Theres a lot of different issues to that, he said. Its a big step to actually put it out there.
 
Cabrera understands the importance of speaking English, and he realizes it only hurts him. He said he has a good relationship with Woods, but because of the language barrier, it always will be limited.
 
What troubles the big Argentine is why language should affect performance inside the ropes.
 
I remember what (Roberto) de Vicenzo once said to me, Cabrera said. If you shoot under 70, everybody will understand you. If you dont, they wont want to talk to you, anyway.
 
A few months ago, Choi had finished a brief interview when a reporter tried to say, Thank you in Korean, but told him he forgot the word. Choi laughed and playfully shared this thought with his agent.
 
I taught him one word seven years ago and he still doesnt remember, he said. And he expects me to learn his entire language?
 
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    Ciganda, S.Y. Kim share lead in Shanghai

    By Associated PressOctober 20, 2018, 9:28 am

    SHANGHAI - Carlota Ciganda of Spain shot a 5-under 67 Saturday to share the lead with Sei Young Kim after the third round of the LPGA Shanghai.

    Ciganda carded her fifth birdie of the day on the par-4 18th to finish tied with overnight leader Kim at 11-under 205. Kim shot a 71 with four bogeys and five birdies.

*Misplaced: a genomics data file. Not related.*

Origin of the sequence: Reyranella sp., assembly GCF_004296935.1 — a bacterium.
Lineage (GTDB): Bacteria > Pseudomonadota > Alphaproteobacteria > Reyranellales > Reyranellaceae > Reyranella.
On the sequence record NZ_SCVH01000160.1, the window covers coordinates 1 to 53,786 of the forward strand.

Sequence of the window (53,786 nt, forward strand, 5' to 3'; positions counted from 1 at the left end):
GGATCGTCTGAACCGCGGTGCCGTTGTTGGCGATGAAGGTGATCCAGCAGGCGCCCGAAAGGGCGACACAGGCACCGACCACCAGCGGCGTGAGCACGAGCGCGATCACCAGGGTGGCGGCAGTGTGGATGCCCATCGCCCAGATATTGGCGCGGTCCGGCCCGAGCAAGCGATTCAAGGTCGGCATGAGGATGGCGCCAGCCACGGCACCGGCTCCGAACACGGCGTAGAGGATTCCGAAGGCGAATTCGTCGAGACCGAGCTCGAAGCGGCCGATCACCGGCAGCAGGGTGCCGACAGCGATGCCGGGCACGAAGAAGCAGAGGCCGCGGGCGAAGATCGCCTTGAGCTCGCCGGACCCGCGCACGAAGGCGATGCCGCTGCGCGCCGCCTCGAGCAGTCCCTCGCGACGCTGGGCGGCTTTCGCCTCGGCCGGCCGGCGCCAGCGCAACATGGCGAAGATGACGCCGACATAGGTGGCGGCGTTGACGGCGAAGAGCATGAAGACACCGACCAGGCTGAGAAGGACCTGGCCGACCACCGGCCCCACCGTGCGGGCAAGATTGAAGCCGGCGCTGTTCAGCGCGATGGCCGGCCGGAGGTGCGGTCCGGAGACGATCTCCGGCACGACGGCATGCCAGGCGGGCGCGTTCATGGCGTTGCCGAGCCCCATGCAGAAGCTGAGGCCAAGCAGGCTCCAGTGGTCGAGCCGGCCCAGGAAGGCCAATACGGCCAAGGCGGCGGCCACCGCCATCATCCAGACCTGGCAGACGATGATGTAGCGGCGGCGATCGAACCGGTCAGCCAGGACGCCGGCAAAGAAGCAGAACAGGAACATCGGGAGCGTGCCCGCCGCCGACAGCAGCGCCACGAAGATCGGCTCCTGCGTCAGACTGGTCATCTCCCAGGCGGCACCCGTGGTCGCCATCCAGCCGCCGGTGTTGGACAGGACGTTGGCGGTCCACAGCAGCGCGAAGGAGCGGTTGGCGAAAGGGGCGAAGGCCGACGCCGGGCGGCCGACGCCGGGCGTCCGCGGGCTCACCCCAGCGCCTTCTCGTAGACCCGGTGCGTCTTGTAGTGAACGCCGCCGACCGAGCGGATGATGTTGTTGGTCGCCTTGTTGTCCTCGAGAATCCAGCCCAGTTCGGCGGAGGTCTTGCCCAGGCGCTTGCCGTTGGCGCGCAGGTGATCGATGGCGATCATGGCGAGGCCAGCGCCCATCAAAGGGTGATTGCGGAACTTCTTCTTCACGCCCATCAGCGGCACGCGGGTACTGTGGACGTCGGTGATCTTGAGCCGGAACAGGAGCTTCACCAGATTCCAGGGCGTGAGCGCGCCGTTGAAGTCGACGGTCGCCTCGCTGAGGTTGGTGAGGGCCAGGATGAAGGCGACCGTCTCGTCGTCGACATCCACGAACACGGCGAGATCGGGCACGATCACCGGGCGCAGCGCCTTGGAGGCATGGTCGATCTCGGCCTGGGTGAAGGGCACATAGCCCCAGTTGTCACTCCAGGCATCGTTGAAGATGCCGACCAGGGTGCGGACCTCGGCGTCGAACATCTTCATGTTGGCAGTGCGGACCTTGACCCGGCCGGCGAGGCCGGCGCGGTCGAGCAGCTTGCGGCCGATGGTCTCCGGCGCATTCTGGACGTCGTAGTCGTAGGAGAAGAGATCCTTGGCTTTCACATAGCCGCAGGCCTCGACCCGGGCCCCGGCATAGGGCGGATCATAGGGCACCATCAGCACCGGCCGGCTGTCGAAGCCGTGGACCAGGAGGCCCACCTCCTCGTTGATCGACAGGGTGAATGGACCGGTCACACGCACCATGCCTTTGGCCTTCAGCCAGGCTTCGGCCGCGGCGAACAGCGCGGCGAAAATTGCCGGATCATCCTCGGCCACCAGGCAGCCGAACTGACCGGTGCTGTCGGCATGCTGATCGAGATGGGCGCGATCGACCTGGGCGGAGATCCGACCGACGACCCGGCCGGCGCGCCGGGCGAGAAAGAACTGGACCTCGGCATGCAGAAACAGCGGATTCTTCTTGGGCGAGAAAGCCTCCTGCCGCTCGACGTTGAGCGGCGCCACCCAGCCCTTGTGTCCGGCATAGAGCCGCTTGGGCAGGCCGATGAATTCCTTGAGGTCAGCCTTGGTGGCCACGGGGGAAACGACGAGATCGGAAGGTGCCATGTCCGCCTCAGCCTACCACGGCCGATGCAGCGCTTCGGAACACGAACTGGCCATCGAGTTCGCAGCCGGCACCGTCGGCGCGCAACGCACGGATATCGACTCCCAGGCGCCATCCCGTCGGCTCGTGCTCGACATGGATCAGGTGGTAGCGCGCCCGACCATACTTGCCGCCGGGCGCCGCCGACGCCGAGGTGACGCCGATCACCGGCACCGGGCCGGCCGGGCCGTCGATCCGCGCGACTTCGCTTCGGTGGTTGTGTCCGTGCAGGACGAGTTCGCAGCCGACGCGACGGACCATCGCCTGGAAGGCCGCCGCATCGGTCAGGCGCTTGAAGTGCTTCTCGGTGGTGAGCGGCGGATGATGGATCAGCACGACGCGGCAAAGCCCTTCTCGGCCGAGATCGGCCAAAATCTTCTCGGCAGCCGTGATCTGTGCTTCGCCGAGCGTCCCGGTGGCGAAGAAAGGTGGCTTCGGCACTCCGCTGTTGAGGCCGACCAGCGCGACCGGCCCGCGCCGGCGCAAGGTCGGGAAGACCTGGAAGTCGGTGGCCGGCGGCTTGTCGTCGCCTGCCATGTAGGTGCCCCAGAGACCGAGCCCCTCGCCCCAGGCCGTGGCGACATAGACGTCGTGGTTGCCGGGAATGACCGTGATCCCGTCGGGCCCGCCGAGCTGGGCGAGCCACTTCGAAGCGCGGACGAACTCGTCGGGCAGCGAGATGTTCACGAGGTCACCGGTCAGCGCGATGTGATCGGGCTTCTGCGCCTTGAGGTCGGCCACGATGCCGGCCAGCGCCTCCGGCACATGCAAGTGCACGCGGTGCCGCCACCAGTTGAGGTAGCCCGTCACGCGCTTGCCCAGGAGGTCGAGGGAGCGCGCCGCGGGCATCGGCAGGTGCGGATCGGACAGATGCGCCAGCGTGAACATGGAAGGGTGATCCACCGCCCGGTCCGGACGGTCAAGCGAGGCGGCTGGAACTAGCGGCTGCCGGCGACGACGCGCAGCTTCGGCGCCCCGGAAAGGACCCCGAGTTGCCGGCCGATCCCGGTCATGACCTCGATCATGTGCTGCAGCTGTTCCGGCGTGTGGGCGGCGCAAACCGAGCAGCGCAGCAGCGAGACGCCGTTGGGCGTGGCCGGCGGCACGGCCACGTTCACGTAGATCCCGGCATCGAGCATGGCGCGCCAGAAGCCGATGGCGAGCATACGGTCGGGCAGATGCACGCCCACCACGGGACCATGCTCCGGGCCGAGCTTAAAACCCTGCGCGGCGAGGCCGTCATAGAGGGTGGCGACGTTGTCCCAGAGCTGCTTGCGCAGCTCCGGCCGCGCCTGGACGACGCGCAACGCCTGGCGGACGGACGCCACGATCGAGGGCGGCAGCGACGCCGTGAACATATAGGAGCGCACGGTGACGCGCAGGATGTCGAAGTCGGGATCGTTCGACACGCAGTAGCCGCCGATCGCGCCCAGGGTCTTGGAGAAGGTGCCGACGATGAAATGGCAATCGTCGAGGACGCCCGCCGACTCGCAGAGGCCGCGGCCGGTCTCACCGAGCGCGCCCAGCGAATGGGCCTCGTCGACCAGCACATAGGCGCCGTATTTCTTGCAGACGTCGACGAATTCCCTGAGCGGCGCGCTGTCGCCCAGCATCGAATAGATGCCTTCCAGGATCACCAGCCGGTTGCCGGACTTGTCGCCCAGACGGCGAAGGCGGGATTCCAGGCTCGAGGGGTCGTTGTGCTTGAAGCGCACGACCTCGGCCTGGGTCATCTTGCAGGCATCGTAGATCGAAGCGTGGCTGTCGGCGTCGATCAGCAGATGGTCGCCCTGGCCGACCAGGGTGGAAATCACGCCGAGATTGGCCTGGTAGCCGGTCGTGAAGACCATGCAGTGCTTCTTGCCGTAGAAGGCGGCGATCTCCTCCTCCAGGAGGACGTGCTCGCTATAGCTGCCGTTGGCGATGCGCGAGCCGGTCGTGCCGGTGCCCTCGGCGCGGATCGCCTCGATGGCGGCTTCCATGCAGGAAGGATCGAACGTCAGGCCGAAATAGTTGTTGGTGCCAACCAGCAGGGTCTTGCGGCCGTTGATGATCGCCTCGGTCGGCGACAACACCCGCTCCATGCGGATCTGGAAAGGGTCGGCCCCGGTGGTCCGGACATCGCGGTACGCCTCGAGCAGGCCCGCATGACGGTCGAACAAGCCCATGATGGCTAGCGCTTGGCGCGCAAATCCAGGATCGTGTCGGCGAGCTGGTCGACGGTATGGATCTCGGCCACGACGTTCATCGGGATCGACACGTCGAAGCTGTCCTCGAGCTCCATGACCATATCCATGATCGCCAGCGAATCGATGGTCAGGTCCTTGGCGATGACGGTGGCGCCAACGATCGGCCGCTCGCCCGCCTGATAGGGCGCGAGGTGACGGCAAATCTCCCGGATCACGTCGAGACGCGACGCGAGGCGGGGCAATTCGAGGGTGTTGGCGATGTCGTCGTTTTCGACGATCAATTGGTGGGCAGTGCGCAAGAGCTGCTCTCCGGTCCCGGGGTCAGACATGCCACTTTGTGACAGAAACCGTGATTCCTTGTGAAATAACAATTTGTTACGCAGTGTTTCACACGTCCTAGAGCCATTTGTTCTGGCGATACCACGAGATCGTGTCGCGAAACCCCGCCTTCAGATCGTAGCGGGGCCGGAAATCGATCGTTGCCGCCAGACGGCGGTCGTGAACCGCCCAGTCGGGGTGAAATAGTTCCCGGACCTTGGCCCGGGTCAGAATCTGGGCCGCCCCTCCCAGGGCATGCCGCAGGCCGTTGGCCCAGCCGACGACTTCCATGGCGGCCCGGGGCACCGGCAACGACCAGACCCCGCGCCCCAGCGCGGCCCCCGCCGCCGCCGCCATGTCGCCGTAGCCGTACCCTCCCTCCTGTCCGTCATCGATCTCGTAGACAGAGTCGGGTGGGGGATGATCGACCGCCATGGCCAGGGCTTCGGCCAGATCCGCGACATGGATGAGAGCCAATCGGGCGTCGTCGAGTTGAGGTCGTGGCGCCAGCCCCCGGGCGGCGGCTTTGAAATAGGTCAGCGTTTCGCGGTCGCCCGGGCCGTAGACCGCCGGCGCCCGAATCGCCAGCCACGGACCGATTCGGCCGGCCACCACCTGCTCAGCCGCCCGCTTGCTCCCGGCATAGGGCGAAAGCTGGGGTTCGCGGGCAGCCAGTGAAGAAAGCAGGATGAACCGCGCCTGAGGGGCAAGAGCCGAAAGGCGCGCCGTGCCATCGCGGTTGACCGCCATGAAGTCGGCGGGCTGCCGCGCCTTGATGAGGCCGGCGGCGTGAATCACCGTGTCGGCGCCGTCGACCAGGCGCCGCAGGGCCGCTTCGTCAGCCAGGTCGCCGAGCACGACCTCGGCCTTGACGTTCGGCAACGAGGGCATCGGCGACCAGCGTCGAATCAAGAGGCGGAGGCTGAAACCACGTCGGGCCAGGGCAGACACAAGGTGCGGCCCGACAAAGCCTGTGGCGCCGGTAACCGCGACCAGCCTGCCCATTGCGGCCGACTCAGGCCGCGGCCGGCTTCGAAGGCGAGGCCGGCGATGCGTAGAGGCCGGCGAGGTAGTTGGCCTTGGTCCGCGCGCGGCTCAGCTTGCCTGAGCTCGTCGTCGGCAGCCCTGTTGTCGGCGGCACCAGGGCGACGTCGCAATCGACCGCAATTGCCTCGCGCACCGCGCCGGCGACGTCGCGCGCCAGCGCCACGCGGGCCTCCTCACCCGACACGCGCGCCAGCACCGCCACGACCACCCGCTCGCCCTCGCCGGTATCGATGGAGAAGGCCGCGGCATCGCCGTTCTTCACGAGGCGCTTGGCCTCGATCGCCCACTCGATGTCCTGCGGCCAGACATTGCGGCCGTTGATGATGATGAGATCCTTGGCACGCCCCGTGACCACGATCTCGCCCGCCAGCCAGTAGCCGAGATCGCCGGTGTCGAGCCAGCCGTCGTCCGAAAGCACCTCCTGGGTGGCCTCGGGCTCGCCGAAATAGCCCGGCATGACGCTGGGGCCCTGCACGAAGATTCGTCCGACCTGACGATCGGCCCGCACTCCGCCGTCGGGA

Ciganda is attempting to win her third LPGA title and first since the 2016 season, when she won two tournaments in a one-month span. Kim is chasing her eighth career LPGA win and second title of the 2018 season.

    ''I want to win because I didn't win last year,'' Ciganda said. ''I love playing in Asia. It's good for long hitters, playing quite long, so I'm quite comfortable.''


    Full-field scores from the Buick LPGA Shanghai


    Angel Yin also birdied the final hole for a 68 and was a further stroke back with Brittany Altomare (69), Danielle Kang (71) and Ariya Jutanugarn (71).

    Yin and Altomare have yet to break through for their first LPGA win. A win in Shanghai would make either player the ninth first-time winner of the 2018 season, which would tie 2016 for the third highest number of first-time winners in a season in LPGA history.

    ''I love competing,'' Yin said. ''That's why I'm playing, right? I'm excited to be in contention again going into Sunday.''

    Local favorite Yu Liu was seventh after offsetting a lone bogey with four birdies for a 69.

    Paula Creamer also shot a 69 and shared eighth at 8 under with Minjee Lee (70) and Bronte Law (71).